6. To serve: Slice cooled bread into desired thickness. The bread is good with honey, nut butters or cream cheese and may be toasted. My favorite is toasted with almond butter for breakfast.
Nick with me, Nick next to VW Bus, The Tassajara Bread Book

Nick with me, Nick next to VW Bus, The Tassajara Bread Book

My brother Nick and his wife Nancye

My brother Nick and his wife Nancye

Nick and Nancye's hike near Angels Camp

Nick and Nancye's hike near Angels Camp

Flower on Nick and Nancye's hike

Flower on Nick and Nancye's hike

This is not a sponsored post and the recipe and opinions are my own.

This entry was posted in Baking, Breads: Quick & Yeasted and tagged , . Bookmark the permalink.

16 Responses to Kamut Pumpkin Bread

  1. JenniferA says:

    Wow, sounds amazing!! I want to try – I think Bob’s Red Mill has Kamut – I will look for it. Gorgeous pictures too.

    • Deb says:

      Yes, I believe Bob’s Red Mill carries Kamut. I was totally surprised by the sweet buttery flavor, very different than whole wheat. Next to try will be biscuits and scones. Will enjoy hearing your thoughts on Kamut!

  2. Whole grains sound great with pumpkin. Great-looking loaf too! I love the idea of grinding grains at home, and I wish I could find kamut locally. I once spent a week calling/visiting every food store in town in search of it.

    • Deb says:

      I am very blessed to have my brother and his wife share their whole grain flours with me. I found one store locally that carries Bob’s Red Mill Kamut flour, while my local Whole Food’s does not. I share your frustration, having spent a day looking for wheat berries, and another time I searched for Biscoff. I was so excited when I finally located what I was looking for! This really is a great Pumpkin Bread, and lower in fat as well.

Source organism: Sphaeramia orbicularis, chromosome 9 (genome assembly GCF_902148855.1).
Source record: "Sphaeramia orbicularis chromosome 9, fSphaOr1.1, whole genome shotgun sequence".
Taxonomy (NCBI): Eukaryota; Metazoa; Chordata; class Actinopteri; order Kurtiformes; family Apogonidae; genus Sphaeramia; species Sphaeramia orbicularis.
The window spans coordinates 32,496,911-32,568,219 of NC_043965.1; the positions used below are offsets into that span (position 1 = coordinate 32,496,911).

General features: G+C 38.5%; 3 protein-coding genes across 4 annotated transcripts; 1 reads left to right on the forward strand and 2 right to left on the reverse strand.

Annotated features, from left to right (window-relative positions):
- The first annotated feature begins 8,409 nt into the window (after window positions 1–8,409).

3. What an inspiring entry! The pumpking bread sounds amazing!
    KAMUT® is the name of the BRAND, not the wheat. One of the biggest misconceptions about KAMUT® Brand khorasan wheat is that the name “Kamut” refers to the type of wheat, while in fact, KAMUT® is the trademark name. Bob Quinn, Founder of Kamut International, wanted to assure the quality of the organic, heirloom grain, khorasan wheat. Under the brand KAMUT®, consumers know they can trust this wheat will always be grown certified organic, will always be non-GMO, and will never be altered or modified. KAMUT® brand khorasan wheat is grown under strict production guidelines and every field is tested for high quality standards. Go to http://www.kamut.com/en/trademark.html for more information about this including how “KAMUT” was picked as the name!

    • Deb says:

      I am so glad I found Kamut! It is such a wonderful grain! The buttery sweet flour is a perfect match for the warm spices of fall in my Pumpkin Bread. Thanks for sharing additional information on Kamut, you have an amazing product!

  4. Gretchen says:

    The Tassajara Bread Book is in my review pile, so reading about it on your blog was a lovely surprise. It’s supposedly a classic book on bread baking and from the picture of your copy, it looks like it’s been much loved and used in your kitchen.

    • Deb says:

      The Tassajara Bread Book is a classic at my house! My brother and I both have our original copies. I still bake my favorite recipes, especially the Torte with Sour Cream Topping and Tassajara Yeasted Bread. I will be looking for your review!

  5. I’ll have to look for Kamut. It sound like a wonderful addition to your gorgeous bread.

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  7. Christy says:

    What an inviting post!:) Love the introduction to kamut, and the photos are amazing:)
    I am so excited to see the abundance of pumpkins you guys have over there, must be really colorful when they harvest 😉

    • Deb says:

      Yes! I live in the Salinas Valley, an area known for it’s long growing seasons and abundance of fresh seasonal vegetables. The pumpkins have all been harvested as we have begun our rainy reason. Is it summer time for you?

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  9. Julie says:

    Sounds delicious! I’ve had my Tassajara since the ’80’s. It’s the one that got me into baking bread.